Culturalism · Economic History

How Tech Forces Consumerism

At the risk of sounding like a curmudgeon, or perhaps impoverished, which in the United States sounds worse, I like older things. The simplicity and manual nature may not delight eyes trained for dazzling inputs, but they suit me just fine by allowing for closeness with the device. This becomes more difficult to achieve when everything – and I mean everything – is handled by central logic pieces .

But Big Tech doesn’t allow that, or at least less and less than before. I first noticed the issue after trying to downgrade from Windows 10 (which I don’t like) to Windows 7. Despite having a perfectly good OS copy on hand, I was henceforth peppered with warnings about security violations and lack of authenticity. No matter how many times I regard the messages and try to shut them down, sooner or later they come back, often with a loud notification sound to disrupt tranquility.

Difficulties became worse when I spent the past summer attempting to restore an old Optiplex 745 desktop. Because Microsoft dropped support for Windows XP, the machine was similarly awkward to use, and would not maintain security or time settings. Consequently, even the most mundane websites would spit out multiple alerts and attempt to block access. This includes the likes of YouTube and Google, to be clear.

When I recently purchased an old Nook Color to replace my failing Nook HD, the issues were also prevalent from the start. Apparently Barnes and Noble dropped support for older models in 2018, putting in place security policies that render the device quasi-useless. Many websites deny access, it is virtually impossible to access the Google Play app, and attempts to download browsers are greeted with claims of incompatibility. Ironically, the same messages usually urge users to download Google Play as an alternative.

Although I finally got it working enough through an email backdoor to use the reader functionality, the Nook saga emphasizes a very cynical goal of Big Tech: by making older devices clunky and obsolete through security updates, users are gently shoved towards making fresh purchases. Phone companies in particular are renowned for doing this, with the expectation that you will rush out to grab a new model every 2 or so years, keeping the money churn going. Never mind if a particular product works great and could last 10 years; the fiat must be expended.

What’s sad relates to the realization that older device models are probably not being recycled consistently, but rather tossed out with the trash. Thus all those valuable parts and metals will not make it into new phones, instead sitting in a miserable landfill, forcing humankind to strip more resources and generate fresh pollution in the creation of the flashy digital screen.

But who cares? Just swipe.

Culturalism

The Culture of Neglect

This past week I got to read through A Monk’s Guide to a Clean House and Mind, the delightful tome of a Japanese spiritualist. What struck me most about his Buddhist philosophy was the emphasis on dignity and value for all things, including the inanimate objects cluttering life. This latter approach is one less visible in Abrahamic traditions, perhaps because they tend to focus on the afterlife as opposed to the material world. Regardless, it got me thinking about how we go about living, and the relationships between individuals and their possessions.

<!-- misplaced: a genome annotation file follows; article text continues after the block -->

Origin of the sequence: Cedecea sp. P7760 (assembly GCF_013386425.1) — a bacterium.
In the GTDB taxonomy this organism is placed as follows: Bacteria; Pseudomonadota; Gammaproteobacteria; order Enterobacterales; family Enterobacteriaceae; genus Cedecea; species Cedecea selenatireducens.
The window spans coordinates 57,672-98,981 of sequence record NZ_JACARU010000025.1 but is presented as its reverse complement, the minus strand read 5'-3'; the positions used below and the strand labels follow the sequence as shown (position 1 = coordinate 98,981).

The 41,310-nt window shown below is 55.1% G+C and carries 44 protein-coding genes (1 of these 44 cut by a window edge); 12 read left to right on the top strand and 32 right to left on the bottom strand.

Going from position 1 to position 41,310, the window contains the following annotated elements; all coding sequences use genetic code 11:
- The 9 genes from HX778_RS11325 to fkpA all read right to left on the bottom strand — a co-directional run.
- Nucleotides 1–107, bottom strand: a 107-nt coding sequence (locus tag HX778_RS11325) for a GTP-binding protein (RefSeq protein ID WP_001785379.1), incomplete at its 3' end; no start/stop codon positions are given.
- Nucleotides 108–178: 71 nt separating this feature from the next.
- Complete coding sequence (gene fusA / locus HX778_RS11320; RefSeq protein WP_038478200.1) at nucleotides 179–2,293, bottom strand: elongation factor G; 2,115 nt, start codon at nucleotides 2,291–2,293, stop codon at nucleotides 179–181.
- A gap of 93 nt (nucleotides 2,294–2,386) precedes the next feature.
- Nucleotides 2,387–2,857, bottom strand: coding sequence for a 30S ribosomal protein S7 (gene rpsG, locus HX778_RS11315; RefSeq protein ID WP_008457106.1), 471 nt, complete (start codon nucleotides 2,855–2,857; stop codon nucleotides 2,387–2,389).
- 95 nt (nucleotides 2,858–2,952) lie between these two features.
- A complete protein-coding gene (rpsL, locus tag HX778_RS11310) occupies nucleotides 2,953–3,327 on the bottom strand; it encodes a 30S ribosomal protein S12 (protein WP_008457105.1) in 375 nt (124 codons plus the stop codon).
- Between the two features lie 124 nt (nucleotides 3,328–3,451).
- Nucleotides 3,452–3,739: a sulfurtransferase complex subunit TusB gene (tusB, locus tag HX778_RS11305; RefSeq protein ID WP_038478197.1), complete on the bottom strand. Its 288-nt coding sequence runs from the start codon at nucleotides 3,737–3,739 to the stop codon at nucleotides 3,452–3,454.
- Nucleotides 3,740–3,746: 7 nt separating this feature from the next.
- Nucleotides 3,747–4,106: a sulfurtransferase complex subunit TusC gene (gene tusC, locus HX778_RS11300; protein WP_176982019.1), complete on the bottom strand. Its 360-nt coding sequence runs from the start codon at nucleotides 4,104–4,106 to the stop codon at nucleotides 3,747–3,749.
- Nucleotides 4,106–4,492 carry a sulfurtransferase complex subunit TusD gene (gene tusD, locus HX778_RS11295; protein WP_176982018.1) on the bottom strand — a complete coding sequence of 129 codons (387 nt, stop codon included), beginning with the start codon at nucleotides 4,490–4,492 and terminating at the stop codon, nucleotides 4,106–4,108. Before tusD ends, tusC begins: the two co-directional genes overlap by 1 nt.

At some point as children, we all probably mistreated a toy. Perhaps broke the arms of an action figure, or melted something down just to see it ooze. Were we all little Sids in training, or did the behavior merely reflect a lack of instilled admiration for the value of those plastic objects?  Maybe too much is made of the concept, but Shoukei Matsumoto’s book makes that and more. He evangelizes the importance of honoring everything which has served us in life, from the moment it escapes the box to the time of being laid to rest.

Beyond plastic, the viewpoint expands to other questions. How many times do people throw away food that is uneaten, or allow clothes to become rags out of sheer neglect? How often do we see working appliances or furniture chucked out on a curb because they have some blemish, or are simply not as glistening as before? They may have served long and well in some capacity, but just when usefulness seems to fade, it is like they never existed.

I thought the same about the house I am currently living in. After weeks of effort and money, the place is coming together nicely, and yet it didn’t have to be that way. Even some minor cleaning and painting—relatively cheap and time sensitive—would have mitigated the issues now slowly being dispersed. Whenever I take a ride into town, I see countless siblings remanded to the same fate: forlorn, unkempt, overgrown by ivy, and my heart weeps for them. Unremarkable structures of wood, brick, and stone, yet as I pass they seem to cry out in solemn tones: will someone please love me?

 Yet the answer is silent. Every last one of them is a casualty of consumerist melancholy, much like the items we discard because a replacement is so easy to attain. So that new candidate can enjoy the spotlight for a few months, until the same fate caterwauls destiny where many junkyards have wandered.

Here I pause and try to imagine, what if we did more with less? Suppose those food scraps all went into gardens, those fabrics turned to quilts, and those plastic soldiers received a proper funeral.

Might we have souls of peace?